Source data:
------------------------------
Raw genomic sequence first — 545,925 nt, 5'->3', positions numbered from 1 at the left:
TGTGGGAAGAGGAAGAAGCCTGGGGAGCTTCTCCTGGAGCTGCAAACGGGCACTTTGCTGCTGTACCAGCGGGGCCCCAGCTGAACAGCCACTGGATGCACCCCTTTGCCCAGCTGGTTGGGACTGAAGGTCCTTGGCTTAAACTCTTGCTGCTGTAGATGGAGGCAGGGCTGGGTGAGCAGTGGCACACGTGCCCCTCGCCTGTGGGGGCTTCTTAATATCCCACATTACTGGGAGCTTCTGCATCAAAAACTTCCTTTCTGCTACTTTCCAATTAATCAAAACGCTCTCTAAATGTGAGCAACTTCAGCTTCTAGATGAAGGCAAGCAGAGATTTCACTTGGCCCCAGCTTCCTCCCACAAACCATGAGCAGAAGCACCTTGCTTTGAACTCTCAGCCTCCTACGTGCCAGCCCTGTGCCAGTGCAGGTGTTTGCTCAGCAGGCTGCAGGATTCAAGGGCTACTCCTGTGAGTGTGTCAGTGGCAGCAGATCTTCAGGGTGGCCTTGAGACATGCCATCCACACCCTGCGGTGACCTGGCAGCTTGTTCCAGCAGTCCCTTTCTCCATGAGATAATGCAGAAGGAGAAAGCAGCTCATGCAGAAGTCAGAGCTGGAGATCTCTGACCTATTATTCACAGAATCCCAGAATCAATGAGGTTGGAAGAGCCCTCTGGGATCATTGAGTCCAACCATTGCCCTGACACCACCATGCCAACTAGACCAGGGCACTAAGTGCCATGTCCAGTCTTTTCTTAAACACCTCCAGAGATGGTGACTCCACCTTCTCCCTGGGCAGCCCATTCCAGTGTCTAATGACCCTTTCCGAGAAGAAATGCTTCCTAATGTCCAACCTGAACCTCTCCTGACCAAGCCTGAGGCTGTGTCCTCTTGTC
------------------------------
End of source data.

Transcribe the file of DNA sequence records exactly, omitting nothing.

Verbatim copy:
Raw genomic sequence first — 545,925 nt, 5'->3', positions numbered from 1 at the left:
TGTGGGAAGAGGAAGAAGCCTGGGGAGCTTCTCCTGGAGCTGCAAACGGGCACTTTGCTGCTGTACCAGCGGGGCCCCAGCTGAACAGCCACTGGATGCACCCCTTTGCCCAGCTGGTTGGGACTGAAGGTCCTTGGCTTAAACTCTTGCTGCTGTAGATGGAGGCAGGGCTGGGTGAGCAGTGGCACACGTGCCCCTCGCCTGTGGGGGCTTCTTAATATCCCACATTACTGGGAGCTTCTGCATCAAAAACTTCCTTTCTGCTACTTTCCAATTAATCAAAACGCTCTCTAAATGTGAGCAACTTCAGCTTCTAGATGAAGGCAAGCAGAGATTTCACTTGGCCCCAGCTTCCTCCCACAAACCATGAGCAGAAGCACCTTGCTTTGAACTCTCAGCCTCCTACGTGCCAGCCCTGTGCCAGTGCAGGTGTTTGCTCAGCAGGCTGCAGGATTCAAGGGCTACTCCTGTGAGTGTGTCAGTGGCAGCAGATCTTCAGGGTGGCCTTGAGACATGCCATCCACACCCTGCGGTGACCTGGCAGCTTGTTCCAGCAGTCCCTTTCTCCATGAGATAATGCAGAAGGAGAAAGCAGCTCATGCAGAAGTCAGAGCTGGAGATCTCTGACCTATTATTCACAGAATCCCAGAATCAATGAGGTTGGAAGAGCCCTCTGGGATCATTGAGTCCAACCATTGCCCTGACACCACCATGCCAACTAGACCAGGGCACTAAGTGCCATGTCCAGTCTTTTCTTAAACACCTCCAGAGATGGTGACTCCACCTTCTCCCTGGGCAGCCCATTCCAGTGTCTAATGACCCTTTCCGAGAAGAAATGCTTCCTAATGTCCAACCTGAACCTCTCCTGACCAAGCCTGAGGCTGTGTCCTCTTGTC